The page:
Raoul UBAC |
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Belgium 1910 - 1985
(Belgian 1910-1985) Rodolphe Raoul Ubac was born in Malmédy, a Belgian territory, in 1910 and studied first to become a forest ranger. From 1927 until 1930 he travelled extensively on foot in France, Belgium Austria, Germany, Switzerland and Italy. (Cobra group)
He also lived in Paris, in Belgium, in Germany and Austria and studied literature before discovering the photographic works of Man Ray and Max Ernst’s Surrealist paintings. He first opted to become a photographer and with Camille Bryen published in 1934 some poems and photos. Then Ubac became acquainted with engraving working in Hayter’s studio in 1936 in Paris.
From 1936 until 1939, Ubac worked closely with the group of Surrealist artists in Paris and his photos were often published in the famed «Minotaur» magazine.
At the outbreak of World War Two, Ubac sought refuge in Carcassonne and started to produce drawings. Back in Paris in 1942, he befriended some poets such as Jean Lescure, Raymond Queneau and Paul Eluard and provided six photos for the illustration of Lescure’s «L’Exercice de la pureté». From then on, Ubac produced large ink drawings and took part in the activities of the «Main à Plume» group, which was trying to perpetuate the spirit of Surrealism at that time.
Ubac exhibited his photos and drawings in Paris in 1943 but gave up his photographic activities two years later in order to devote himself to the production of drawings and gouaches.
He took part in three exhibitions, which took place in London, Brussels and Paris in 1946 and started to engrave tiles at the same time. A year later, Ubac produced his first paintings though he preferred the use of tempera instead of oil.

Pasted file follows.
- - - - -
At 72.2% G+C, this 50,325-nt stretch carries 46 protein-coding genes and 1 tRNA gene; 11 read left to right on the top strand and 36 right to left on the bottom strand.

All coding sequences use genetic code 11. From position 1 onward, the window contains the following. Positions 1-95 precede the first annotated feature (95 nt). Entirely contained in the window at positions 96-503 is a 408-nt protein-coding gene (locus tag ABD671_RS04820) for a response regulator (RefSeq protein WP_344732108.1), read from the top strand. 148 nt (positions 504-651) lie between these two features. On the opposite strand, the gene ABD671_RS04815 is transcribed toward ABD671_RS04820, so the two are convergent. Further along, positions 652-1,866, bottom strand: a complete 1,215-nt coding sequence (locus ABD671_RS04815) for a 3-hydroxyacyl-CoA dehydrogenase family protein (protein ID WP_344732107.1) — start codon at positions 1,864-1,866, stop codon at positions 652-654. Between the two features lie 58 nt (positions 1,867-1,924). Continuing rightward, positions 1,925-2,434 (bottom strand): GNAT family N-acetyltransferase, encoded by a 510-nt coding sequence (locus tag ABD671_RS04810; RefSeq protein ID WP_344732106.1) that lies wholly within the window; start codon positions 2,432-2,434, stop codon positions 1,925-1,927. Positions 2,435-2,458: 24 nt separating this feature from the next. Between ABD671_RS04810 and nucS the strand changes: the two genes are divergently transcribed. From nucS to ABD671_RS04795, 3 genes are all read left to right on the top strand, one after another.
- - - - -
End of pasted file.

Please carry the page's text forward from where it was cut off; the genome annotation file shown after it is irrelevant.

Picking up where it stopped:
In 1950, Ubac exhibited his engraved tiles and developed his carving technique on such medium.
After befriending Jean Bazaine, Ubac turned towards abstraction giving a priority to perception and creation as well, producing either vertical or horizontal checker-boards, which were seldom coloured with large black patches using various pretexts regarding their significance.
Until 1955, his paintings tended to express a will for some change. That year, he produced a painting containing large tile fragments and painted a similar work a year later.
However it was not until 1966 that Ubac decided to show works marrying paintings and low-relief effects, which included a plastic vocabulary implying some conceived organisation. Ubac was then painting as if he had been carving a sculpture creating furrows and stratified zones as if he had been striving to be in contact with the earth and its soil inside some kind of architecture.
Ubac took part in many important exhibitions from 1953 in Belgium, Italy, Switzerland, France, Brazil, Germany, the U.S, Canada, England, Japan and South America.
Ubac also produced many architectural integrations such as a tombstone for the de Chambure family in 1955, a wall made of tiles in Pittsburgh in 1957, a mosaic and tile wall in Evian, stained glass works for several churches, mural mosaics and tapestries.
This quite secret artist, who was awarded the Carnegie Prize in 1953, once said that he had tried to link the human body with stones in order to understand our nakedness. He died in 1984. ...
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